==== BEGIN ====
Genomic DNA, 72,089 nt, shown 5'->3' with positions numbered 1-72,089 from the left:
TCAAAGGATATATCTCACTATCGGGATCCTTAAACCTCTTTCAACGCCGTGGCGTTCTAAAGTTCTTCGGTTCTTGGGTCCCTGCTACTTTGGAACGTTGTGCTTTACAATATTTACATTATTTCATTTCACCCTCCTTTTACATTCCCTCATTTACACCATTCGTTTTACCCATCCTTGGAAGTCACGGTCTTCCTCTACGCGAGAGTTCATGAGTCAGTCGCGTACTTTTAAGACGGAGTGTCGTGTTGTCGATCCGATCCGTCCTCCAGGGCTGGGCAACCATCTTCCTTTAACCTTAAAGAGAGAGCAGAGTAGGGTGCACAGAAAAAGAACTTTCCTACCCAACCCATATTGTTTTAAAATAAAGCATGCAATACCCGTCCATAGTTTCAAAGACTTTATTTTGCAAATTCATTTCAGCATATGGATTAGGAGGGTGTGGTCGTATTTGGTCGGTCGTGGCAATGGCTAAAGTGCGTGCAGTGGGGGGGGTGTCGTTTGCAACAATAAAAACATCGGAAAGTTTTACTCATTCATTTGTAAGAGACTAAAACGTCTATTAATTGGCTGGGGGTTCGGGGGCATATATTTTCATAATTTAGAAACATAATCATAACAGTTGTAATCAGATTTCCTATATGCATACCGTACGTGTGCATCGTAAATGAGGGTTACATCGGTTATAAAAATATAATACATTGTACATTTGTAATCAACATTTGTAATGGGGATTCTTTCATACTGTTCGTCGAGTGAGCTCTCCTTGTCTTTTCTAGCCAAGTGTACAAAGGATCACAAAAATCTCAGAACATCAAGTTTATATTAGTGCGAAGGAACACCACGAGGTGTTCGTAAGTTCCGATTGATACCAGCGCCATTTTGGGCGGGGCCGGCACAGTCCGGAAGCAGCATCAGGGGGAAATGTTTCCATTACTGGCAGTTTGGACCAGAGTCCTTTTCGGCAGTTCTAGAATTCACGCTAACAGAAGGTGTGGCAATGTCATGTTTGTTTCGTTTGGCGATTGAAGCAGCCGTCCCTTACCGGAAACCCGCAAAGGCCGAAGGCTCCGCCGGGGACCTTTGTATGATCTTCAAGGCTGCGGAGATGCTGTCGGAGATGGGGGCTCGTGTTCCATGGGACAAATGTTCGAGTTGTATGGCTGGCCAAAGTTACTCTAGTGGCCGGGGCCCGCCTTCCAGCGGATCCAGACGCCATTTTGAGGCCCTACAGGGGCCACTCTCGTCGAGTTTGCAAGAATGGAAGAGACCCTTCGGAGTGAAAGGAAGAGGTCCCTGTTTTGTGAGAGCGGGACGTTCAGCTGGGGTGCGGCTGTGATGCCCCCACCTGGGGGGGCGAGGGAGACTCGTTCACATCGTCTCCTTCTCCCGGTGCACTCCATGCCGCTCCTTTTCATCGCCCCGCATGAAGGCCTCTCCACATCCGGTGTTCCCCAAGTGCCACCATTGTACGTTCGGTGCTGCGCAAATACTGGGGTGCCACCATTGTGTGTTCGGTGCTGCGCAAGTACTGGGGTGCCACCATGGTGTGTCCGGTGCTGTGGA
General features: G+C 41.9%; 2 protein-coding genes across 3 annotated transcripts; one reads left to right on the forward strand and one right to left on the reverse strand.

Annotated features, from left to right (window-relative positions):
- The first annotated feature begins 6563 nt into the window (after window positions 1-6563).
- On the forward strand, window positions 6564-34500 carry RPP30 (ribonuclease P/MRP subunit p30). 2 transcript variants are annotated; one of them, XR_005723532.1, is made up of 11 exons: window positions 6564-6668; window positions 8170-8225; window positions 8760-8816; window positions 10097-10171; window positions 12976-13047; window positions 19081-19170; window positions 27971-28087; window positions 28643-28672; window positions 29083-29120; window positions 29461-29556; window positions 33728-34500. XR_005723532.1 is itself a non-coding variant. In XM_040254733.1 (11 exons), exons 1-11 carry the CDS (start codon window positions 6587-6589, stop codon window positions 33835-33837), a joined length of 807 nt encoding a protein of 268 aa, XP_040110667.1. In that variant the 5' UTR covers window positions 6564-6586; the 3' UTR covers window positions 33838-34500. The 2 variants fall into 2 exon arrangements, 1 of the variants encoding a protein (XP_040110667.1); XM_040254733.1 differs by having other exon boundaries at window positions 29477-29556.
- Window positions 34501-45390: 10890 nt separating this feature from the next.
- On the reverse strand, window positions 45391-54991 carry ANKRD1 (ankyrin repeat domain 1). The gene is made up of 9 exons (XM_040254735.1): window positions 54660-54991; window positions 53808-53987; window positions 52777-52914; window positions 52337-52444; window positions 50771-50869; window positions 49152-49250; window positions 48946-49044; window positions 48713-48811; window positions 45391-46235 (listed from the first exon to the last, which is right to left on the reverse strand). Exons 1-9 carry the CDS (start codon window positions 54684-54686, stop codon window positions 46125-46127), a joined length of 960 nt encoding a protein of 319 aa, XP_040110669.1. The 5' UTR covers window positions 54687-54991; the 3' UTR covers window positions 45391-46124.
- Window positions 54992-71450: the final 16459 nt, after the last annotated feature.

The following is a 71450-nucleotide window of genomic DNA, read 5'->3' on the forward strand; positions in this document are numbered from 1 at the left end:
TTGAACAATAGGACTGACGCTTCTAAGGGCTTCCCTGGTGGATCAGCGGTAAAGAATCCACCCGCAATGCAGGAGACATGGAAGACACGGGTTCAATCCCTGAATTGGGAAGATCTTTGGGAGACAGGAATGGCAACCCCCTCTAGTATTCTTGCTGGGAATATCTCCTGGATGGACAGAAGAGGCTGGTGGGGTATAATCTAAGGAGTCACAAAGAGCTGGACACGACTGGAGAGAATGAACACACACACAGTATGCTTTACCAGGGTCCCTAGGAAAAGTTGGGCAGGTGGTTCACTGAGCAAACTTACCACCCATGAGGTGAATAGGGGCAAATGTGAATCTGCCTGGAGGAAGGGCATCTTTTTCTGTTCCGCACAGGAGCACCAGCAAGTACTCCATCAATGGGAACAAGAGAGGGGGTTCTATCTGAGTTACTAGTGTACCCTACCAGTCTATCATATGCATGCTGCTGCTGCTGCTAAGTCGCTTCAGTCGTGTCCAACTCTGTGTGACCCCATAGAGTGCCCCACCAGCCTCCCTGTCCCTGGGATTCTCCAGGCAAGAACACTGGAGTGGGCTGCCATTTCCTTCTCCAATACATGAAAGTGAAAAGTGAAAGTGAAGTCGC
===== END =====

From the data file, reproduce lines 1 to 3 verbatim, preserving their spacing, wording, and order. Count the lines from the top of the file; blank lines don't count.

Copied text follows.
Genomic DNA, 72,089 nt, shown 5'->3' with positions numbered 1-72,089 from the left:
TCAAAGGATATATCTCACTATCGGGATCCTTAAACCTCTTTCAACGCCGTGGCGTTCTAAAGTTCTTCGGTTCTTGGGTCCCTGCTACTTTGGAACGTTGTGCTTTACAATATTTACATTATTTCATTTCACCCTCCTTTTACATTCCCTCATTTACACCATTCGTTTTACCCATCCTTGGAAGTCACGGTCTTCCTCTACGCGAGAGTTCATGAGTCAGTCGCGTACTTTTAAGACGGAGTGTCGTGTTGTCGATCCGATCCGTCCTCCAGGGCTGGGCAACCATCTTCCTTTAACCTTAAAGAGAGAGCAGAGTAGGGTGCACAGAAAAAGAACTTTCCTACCCAACCCATATTGTTTTAAAATAAAGCATGCAATACCCGTCCATAGTTTCAAAGACTTTATTTTGCAAATTCATTTCAGCATATGGATTAGGAGGGTGTGGTCGTATTTGGTCGGTCGTGGCAATGGCTAAAGTGCGTGCAGTGGGGGGGGTGTCGTTTGCAACAATAAAAACATCGGAAAGTTTTACTCATTCATTTGTAAGAGACTAAAACGTCTATTAATTGGCTGGGGGTTCGGGGGCATATATTTTCATAATTTAGAAACATAATCATAACAGTTGTAATCAGATTTCCTATATGCATACCGTACGTGTGCATCGTAAATGAGGGTTACATCGGTTATAAAAATATAATACATTGTACATTTGTAATCAACATTTGTAATGGGGATTCTTTCATACTGTTCGTCGAGTGAGCTCTCCTTGTCTTTTCTAGCCAAGTGTACAAAGGATCACAAAAATCTCAGAACATCAAGTTTATATTAGTGCGAAGGAACACCACGAGGTGTTCGTAAGTTCCGATTGATACCAGCGCCATTTTGGGCGGGGCCGGCACAGTCCGGAAGCAGCATCAGGGGGAAATGTTTCCATTACTGGCAGTTTGGACCAGAGTCCTTTTCGGCAGTTCTAGAATTCACGCTAACAGAAGGTGTGGCAATGTCATGTTTGTTTCGTTTGGCGATTGAAGCAGCCGTCCCTTACCGGAAACCCGCAAAGGCCGAAGGCTCCGCCGGGGACCTTTGTATGATCTTCAAGGCTGCGGAGATGCTGTCGGAGATGGGGGCTCGTGTTCCATGGGACAAATGTTCGAGTTGTATGGCTGGCCAAAGTTACTCTAGTGGCCGGGGCCCGCCTTCCAGCGGATCCAGACGCCATTTTGAGGCCCTACAGGGGCCACTCTCGTCGAGTTTGCAAGAATGGAAGAGACCCTTCGGAGTGAAAGGAAGAGGTCCCTGTTTTGTGAGAGCGGGACGTTCAGCTGGGGTGCGGCTGTGATGCCCCCACCTGGGGGGGCGAGGGAGACTCGTTCACATCGTCTCCTTCTCCCGGTGCACTCCATGCCGCTCCTTTTCATCGCCCCGCATGAAGGCCTCTCCACATCCGGTGTTCCCCAAGTGCCACCATTGTACGTTCGGTGCTGCGCAAATACTGGGGTGCCACCATTGTGTGTTCGGTGCTGCGCAAGTACTGGGGTGCCACCATGGTGTGTCCGGTGCTGTGGA
General features: G+C 41.9%; 2 protein-coding genes across 3 annotated transcripts; one reads left to right on the forward strand and one right to left on the reverse strand.